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The other side of France

Amrutha Swaminathan with friends in France  

As a research scholar in the Molecular Biology and Genetics Unit, Jawaharlal Nehru Centre for Advanced Scientific Research (JNCASR), Bangalore, the opportunity to work on the generation and characterisation of a transgenic mouse in ENS-Lyon, France, came as a surprise for it was not part of my original thesis outline. The acceptance of my candidature for the Charpak fellowship and my departure — all happened in a rush, even before it could sink in.

Lyon is a beautiful city, though not as big as Paris, well-connected and happening enough to satisfy a hungry young soul. A first look at the famed ENS-Lyon (École Normale Supérieure), and you wouldn’t miss the sprawling library and the sheer stretch of the campus which accommodate the multitudes that pour in from across and outside France to study science and humanities. The department, Joliot-Curie Interdisciplinary Laboratory, true to its name, housed physicists, biologists, chemists and astrophysicists. Though language was a problem in the beginning, with seminars, lab meetings, group discussions and theses in French, the overlap of the French and English vocabulary made it slightly easier with time. The scientists, students and technical staff there were most helpful and open to discussion, yet fitting in there — outside the workspace — was quite a task in itself, being a foreigner, a vegetarian and non-drinker.

Social life

Soon after I reached there last year, it was vacation time in August, and the lab was almost empty. The French take holidays with their families very seriously indeed. Thankfully, I had found some Indian friends, and enjoyed a good summer, combining work with a few trips in France, right from Mont St Michel in Normandy to Cannes and Nice in the south. The journey was breathtaking in every sense, close to nature, the French countryside, the carefully preserved churches, monuments, beaches and scientific parks. I made an expected but sudden second trip for three months this year, and my time was divided between the University of Strasbourg and ENS-Lyon. During both these trips, I was amazed by the animal experimental facility in France, not to mention the working system of the labs, the instruments, and the sheer organisation of it all. The strict safety rules, training to work in special laboratories, security measures in every laboratory, disposal of toxic waste, all possibly contribute to the productivity of the Western world in science. The institutes there offered access to most journals, good funding (which is quite difficult to get), good quality reagents, technical help, one just had to give their best to do good science there.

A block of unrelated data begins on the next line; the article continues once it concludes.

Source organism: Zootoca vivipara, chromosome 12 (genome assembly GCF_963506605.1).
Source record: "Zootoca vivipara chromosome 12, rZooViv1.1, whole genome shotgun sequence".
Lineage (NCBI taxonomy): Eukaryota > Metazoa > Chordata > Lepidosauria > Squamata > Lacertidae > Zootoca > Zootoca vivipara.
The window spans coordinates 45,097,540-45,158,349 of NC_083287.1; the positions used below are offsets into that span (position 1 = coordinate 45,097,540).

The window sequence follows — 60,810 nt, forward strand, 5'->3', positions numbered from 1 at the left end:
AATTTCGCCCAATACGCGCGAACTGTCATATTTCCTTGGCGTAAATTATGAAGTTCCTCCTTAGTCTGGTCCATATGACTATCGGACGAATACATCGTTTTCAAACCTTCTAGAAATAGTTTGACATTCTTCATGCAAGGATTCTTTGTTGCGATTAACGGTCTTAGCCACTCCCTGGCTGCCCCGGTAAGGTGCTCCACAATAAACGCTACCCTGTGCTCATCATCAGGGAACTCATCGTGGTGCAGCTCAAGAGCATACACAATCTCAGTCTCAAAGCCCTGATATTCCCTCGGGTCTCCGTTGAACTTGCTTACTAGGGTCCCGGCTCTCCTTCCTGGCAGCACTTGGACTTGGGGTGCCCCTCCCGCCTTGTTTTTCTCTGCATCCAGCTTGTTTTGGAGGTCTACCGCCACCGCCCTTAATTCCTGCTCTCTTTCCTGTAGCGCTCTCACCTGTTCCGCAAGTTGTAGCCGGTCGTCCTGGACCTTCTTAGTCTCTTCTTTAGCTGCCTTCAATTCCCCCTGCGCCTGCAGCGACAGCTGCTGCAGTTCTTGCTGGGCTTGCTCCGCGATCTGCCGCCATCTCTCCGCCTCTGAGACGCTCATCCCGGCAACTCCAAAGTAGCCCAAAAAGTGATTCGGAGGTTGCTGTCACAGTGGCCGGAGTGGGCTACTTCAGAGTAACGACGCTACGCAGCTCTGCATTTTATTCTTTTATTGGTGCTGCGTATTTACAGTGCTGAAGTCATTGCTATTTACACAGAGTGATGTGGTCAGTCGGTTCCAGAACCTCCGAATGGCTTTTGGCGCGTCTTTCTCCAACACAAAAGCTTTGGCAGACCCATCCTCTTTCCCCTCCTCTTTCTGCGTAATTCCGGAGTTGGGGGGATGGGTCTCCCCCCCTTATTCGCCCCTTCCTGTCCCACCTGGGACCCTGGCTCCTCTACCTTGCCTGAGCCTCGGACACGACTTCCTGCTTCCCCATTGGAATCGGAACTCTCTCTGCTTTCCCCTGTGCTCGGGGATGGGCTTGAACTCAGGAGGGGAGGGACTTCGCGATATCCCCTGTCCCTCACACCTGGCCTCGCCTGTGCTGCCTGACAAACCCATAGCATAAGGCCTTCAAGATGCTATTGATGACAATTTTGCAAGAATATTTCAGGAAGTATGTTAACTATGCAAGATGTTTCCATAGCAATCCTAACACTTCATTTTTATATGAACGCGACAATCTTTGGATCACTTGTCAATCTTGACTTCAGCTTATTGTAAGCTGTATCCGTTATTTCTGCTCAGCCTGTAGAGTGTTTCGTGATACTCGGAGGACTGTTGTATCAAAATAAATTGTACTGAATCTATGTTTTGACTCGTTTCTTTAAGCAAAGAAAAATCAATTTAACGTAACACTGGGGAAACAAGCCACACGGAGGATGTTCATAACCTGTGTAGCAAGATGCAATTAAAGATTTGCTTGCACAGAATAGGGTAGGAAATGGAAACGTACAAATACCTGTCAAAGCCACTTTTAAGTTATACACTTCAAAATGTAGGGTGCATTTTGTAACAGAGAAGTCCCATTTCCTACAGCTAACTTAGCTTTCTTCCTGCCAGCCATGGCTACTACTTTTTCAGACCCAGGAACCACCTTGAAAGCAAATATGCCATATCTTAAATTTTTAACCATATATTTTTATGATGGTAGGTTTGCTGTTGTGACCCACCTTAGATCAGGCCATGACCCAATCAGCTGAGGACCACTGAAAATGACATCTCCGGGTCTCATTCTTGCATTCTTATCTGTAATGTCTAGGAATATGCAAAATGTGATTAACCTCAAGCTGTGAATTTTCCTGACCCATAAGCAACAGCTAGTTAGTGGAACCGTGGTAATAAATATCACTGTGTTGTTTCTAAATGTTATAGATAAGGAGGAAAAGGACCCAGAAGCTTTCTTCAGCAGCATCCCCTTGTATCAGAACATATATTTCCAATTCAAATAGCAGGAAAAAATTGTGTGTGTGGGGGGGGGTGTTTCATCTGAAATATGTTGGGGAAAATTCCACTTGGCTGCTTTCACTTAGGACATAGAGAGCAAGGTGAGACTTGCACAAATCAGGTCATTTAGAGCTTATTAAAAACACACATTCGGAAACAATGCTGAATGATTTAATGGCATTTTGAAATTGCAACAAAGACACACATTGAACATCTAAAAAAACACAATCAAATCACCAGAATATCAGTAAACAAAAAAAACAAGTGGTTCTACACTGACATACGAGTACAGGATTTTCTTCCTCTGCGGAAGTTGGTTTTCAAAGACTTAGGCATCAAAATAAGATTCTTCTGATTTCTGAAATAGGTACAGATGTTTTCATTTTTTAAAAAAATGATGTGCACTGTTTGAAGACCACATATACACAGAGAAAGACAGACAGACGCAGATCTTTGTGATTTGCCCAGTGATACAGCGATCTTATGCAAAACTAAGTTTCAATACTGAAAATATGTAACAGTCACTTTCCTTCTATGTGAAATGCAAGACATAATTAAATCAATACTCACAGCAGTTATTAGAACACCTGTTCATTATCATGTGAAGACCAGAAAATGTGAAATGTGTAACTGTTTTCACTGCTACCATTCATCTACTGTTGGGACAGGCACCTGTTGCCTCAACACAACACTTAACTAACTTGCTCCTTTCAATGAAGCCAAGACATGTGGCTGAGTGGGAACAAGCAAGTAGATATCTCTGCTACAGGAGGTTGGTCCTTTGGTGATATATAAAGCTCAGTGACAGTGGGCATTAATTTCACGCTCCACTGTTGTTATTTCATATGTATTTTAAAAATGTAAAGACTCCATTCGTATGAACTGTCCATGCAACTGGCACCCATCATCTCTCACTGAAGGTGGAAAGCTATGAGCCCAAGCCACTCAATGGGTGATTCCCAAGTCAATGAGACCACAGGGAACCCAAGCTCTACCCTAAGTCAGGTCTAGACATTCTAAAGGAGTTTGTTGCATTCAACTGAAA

The work culture was balanced, giving me time to travel in and around Lyon, explore French and Italian food, the TVG rail network speeding between cities at 300 km/hour and what not! It was scientifically and culturally a rewarding experience.

The writer is currently pursuing PhD in molecular biology in MBGU, JNCASR, Bangalore. As part of a collaborative research project with Prof. Philippe Bouvet's laboratory in ENS-Lyon, France, and Dr. Anne-Laurence Boutillier' laboratory, University of Strasbourg, she was in France for nine months. Email: amrutha.swaminathan@gmail.com

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Printable version | Feb 26, 2021 12:30:38 PM | https://www.thehindu.com/features/education/college-and-university/the-other-side-of-france/article5251413.ece

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